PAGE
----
Growing up in the South Side neighborhood of Roseland, Mr. Roberts listened to radio broadcasts of his beloved Chicago Cubs and lionized NBC sportscaster Bill Stern. “I loved radio. It was the theater of the mind,” he said in 2016, adding: “I always did my broadcast the way that I would like to hear it if I was sitting in my rocker, listening to Bill Stern doing Oklahoma-Texas. I wanted to do it the way he did it — exciting.”
After Army service in Japan, Mr. Roberts studied broadcast journalism at Columbia College in Chicago, receiving a bachelor’s degree in 1956. He was hired the next year by a new station in Clinton, Iowa, where he was paid $62.50 a week to do sports shows, farm reports and virtually anything else that needed to be announced on air.
By the end of the decade, Mr. Roberts was honing his craft as a sportscaster in Illinois, covering college football in Macomb and high school basketball in Decatur. He did play-by-play for Indiana University’s football team before moving to the Washington area in 1970 to join WWDC-FM and later WRC-FM, where he was an announcer for Navy football games, the Baltimore Bullets (now Washington Wizards) and the Washington Senators.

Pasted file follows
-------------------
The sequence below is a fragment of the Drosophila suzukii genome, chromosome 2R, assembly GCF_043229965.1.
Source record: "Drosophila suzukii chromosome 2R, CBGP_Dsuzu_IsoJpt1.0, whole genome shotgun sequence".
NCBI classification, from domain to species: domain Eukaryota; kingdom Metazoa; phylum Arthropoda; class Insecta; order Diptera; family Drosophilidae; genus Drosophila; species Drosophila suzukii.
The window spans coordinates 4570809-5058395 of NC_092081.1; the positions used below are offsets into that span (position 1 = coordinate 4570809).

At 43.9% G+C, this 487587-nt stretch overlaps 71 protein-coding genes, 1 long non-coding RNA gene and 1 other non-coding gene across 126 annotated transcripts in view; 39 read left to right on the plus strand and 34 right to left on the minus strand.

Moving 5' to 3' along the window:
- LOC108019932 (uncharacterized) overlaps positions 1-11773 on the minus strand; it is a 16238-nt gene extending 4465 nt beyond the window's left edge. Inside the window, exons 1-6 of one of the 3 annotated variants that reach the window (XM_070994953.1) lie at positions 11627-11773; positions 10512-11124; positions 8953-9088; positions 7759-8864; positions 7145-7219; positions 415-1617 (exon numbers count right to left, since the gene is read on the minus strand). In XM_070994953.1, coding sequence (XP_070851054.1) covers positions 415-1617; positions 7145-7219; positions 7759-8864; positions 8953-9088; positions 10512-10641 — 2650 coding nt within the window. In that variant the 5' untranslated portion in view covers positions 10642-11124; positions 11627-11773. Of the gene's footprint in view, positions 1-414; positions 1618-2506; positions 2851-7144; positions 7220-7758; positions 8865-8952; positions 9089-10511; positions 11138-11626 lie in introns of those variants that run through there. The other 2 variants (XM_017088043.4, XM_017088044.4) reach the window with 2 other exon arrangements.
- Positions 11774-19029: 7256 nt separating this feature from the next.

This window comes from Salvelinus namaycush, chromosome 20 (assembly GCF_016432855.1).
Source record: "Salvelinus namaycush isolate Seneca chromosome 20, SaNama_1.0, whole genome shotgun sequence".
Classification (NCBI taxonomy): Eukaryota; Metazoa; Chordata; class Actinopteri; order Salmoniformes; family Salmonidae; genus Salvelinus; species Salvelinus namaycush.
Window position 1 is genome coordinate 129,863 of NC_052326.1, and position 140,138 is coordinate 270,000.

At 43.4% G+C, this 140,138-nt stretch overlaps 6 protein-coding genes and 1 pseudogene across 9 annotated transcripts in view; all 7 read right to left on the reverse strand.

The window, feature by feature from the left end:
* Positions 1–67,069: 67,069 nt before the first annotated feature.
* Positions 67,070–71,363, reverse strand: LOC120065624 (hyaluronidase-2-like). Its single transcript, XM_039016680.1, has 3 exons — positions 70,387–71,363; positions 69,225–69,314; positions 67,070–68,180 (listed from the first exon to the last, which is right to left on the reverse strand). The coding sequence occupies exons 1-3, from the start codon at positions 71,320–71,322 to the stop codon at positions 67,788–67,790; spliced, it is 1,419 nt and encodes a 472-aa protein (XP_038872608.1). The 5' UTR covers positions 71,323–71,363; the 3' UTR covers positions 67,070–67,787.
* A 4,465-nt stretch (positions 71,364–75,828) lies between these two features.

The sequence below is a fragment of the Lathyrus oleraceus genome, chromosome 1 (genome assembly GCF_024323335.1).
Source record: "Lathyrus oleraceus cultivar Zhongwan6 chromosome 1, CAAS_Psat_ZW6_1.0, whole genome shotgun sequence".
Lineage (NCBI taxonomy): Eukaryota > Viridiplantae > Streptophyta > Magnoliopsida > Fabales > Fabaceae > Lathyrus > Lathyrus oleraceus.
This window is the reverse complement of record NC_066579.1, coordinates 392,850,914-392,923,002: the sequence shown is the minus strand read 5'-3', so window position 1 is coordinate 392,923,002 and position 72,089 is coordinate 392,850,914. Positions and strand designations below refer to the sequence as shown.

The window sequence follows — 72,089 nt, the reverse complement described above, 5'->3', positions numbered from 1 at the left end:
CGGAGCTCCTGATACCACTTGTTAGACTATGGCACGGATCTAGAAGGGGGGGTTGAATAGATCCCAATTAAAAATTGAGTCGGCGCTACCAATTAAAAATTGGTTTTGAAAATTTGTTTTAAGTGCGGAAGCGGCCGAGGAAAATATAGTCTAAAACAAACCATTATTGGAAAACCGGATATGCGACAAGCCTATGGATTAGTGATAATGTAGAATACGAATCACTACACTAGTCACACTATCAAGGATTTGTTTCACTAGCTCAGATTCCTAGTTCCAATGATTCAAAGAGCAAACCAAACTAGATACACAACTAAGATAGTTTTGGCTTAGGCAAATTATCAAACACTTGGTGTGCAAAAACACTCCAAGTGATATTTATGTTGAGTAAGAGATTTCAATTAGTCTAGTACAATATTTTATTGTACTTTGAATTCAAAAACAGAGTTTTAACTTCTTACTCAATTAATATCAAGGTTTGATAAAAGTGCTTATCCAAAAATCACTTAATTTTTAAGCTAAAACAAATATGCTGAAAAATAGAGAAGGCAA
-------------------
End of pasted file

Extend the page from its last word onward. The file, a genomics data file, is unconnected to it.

Along with Ron Menchine, he was one of the last voices of the Senators before the franchise left to become the Texas Rangers in 1972. Mr. Roberts was on the call when the team played its final game at RFK Stadium, in front of an angry crowd that poured onto the field just before the last out, dismayed that the city was losing its baseball team for the second time in just over a decade, following the original Senators’ departure for Minnesota.
“It’s like an army of ants out there, going through the jungle,” Mr. Roberts said on the air. “They’re just chomping away at everything they can get their hands on!”
Fifty years ago, baseball left Washington in a chaotic stampede